The exact number of people is unclear. According to Amnesty International and the Polish refugee organization Fundacja Ocalenie it concerns 32 migrants from Afghanistan. The group is said to consist of 27 men, four women and a 15-year-old girl. Other sources say 24 people, or 37.
What is certain is that this small group of migrants has been the victim of a conflict between Belarus and the European Union since 10 August. For almost three weeks they have been trapped on a small piece of land, on the edge of a forest near the village of Usnarz Górny, on the border of Poland and Belarus. The countries argue over whose land it is.
They came to Belarus with a tourist visa and hoped to end up in Europe via EU member state Poland. On one side are Polish border guards who do not allow them, on the other side Belarusian border guards who do not let them return.
The situation is dire. The group has no food, water, shelter and medicines. Aid workers, doctors and priests are stopped on the Polish side. According to Fundacja Ocalenie, twelve people from the group are “seriously ill”.
Pressure on Poland to admit Afghan migrants is mounting. Last week UN refugee agency UNHCR called on the Polish authorities to comply with Polish and European legislation, which stipulates that refugees must be able to apply for asylum. “While we understand that the increase in the number of people entering Poland poses challenges, we call on the Polish authorities to provide these people with access to the area, immediate medical care, legal aid, psychological and social support,” Christine wrote. Goyer, the Polish representative of the UNHCR.
It European Court of Human Rights (ECtHR) did on August 25 an urgent appeal to Poland and Latvia – where a group of 41 Iraqi Kurds are trapped in a similar situation – to provide the migrants with food, water, clothing, medical care and “if possible, temporary shelter”. The ECtHR ruling does not oblige Poland and Latvia to admit the migrants.
3.5 million Afghans
However small the group, the issue is a matter of great concern to the European Commission and other European politicians. They fear the stalemate at Usnarz Górny is a harbinger of a repeat of the 2015 migration crisis, when Europe grappled with more than 1 million refugees from Syria, Iraq and Afghanistan. According to the European Commission, there are now more than 3.5 million ‘displaced and vulnerable’ Afghans in Afghanistan.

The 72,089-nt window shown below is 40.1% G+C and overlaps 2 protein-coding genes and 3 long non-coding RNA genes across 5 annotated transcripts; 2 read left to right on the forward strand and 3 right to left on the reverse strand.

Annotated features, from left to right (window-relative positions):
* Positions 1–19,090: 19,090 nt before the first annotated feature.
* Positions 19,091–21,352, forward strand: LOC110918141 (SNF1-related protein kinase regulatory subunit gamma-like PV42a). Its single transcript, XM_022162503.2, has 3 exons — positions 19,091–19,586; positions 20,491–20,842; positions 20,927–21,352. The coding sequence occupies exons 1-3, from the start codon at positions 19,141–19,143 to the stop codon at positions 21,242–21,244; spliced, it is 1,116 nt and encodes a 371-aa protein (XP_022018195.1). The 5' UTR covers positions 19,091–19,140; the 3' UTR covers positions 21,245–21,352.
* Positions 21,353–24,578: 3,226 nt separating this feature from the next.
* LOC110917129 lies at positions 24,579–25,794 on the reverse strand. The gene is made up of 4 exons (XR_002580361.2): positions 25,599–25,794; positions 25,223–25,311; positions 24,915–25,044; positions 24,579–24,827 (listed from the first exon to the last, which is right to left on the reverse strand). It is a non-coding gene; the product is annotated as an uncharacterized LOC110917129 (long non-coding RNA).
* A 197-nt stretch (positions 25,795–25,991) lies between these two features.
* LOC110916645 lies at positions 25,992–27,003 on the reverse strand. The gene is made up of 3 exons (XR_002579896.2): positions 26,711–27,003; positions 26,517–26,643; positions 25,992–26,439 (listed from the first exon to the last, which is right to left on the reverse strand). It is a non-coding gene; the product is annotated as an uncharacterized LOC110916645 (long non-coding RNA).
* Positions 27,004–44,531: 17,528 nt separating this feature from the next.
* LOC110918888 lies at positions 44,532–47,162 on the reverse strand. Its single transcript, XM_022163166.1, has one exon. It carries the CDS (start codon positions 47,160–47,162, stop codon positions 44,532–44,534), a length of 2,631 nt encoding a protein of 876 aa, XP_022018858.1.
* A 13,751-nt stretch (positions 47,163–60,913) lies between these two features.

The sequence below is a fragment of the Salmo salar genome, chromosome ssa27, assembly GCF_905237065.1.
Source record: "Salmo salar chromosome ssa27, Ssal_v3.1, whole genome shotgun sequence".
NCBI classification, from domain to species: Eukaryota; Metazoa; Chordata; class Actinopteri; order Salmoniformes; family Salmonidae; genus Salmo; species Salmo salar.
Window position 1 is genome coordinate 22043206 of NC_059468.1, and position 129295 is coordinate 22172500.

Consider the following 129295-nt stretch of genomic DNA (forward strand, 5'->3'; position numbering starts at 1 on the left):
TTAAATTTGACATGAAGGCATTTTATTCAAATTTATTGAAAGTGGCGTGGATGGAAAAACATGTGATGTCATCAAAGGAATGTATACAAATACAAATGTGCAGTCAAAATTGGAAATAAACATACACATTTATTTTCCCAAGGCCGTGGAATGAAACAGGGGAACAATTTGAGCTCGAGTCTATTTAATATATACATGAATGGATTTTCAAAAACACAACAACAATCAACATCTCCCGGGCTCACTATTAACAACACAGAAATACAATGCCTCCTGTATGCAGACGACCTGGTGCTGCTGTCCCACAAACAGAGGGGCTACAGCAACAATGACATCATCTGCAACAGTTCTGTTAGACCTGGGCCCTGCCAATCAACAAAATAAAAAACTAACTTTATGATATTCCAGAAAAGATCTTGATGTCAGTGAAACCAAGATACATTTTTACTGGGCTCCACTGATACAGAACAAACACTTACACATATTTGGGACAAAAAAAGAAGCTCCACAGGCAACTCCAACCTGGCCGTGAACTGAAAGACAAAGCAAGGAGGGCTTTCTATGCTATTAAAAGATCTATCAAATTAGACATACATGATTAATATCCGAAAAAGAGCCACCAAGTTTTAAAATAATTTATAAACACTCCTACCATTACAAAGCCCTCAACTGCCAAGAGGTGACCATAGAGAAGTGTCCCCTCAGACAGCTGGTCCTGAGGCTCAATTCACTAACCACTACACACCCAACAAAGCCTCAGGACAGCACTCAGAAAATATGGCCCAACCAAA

We learned from 2015, said Ylva Johansson, European Commissioner for Home Affairs, against Euronews. “We should not wait until we have Afghan refugees at our external borders. We need to intervene much earlier. And that includes money, of course.” Johansson is considering financial support for the UNHCR and for neighboring countries Pakistan, Iran and Tajikistan. That EU money should prevent ‘many people from taking dangerous smuggling routes that end at our external borders’.
The fate of the migrants on the border between Poland and Belarus shows how effective the sabotage by the Belarusian ruler Aleksandr Lukashenko is. In revenge for European sanctions – in response to repression in Belarus – the Belarus regime has been letting migrants pass through the western border for months. Until now, this mainly concerned the border with Lithuania, where more than four thousand migrants have already crossed.
Also read this report on migrants on the border between Lithuania and Belarus
Lukashenko is using migration to disrupt the European Union, and it appears to be working. Poland’s ruling party PiS, leader of a politically vulnerable coalition, is reverting to its trusted anti-migration policy and putting the blame elsewhere. According to Prime Minister Mateusz Morawiecki, Afghans are “tools in Lukashenko’s hands” and Poland will not give in to “this kind of blackmail”. Deputy Prime Minister Pyotr Glinksi, also of PiS, was equally adamant: “Poland defended itself against the wave of refugees in 2015, and it will now defend itself again.”
Poland has already sent 1,800 soldiers to the border with Belarus, is installing barbed wire and building a 2.5 meter high fence. “Of course Belarus is making cynical use of this situation, that is their strategy,” says Pjotr Bystrianin of Fundacja Ocalenie in the Financial Times. “What makes it so terrible is that Poland is playing the game.”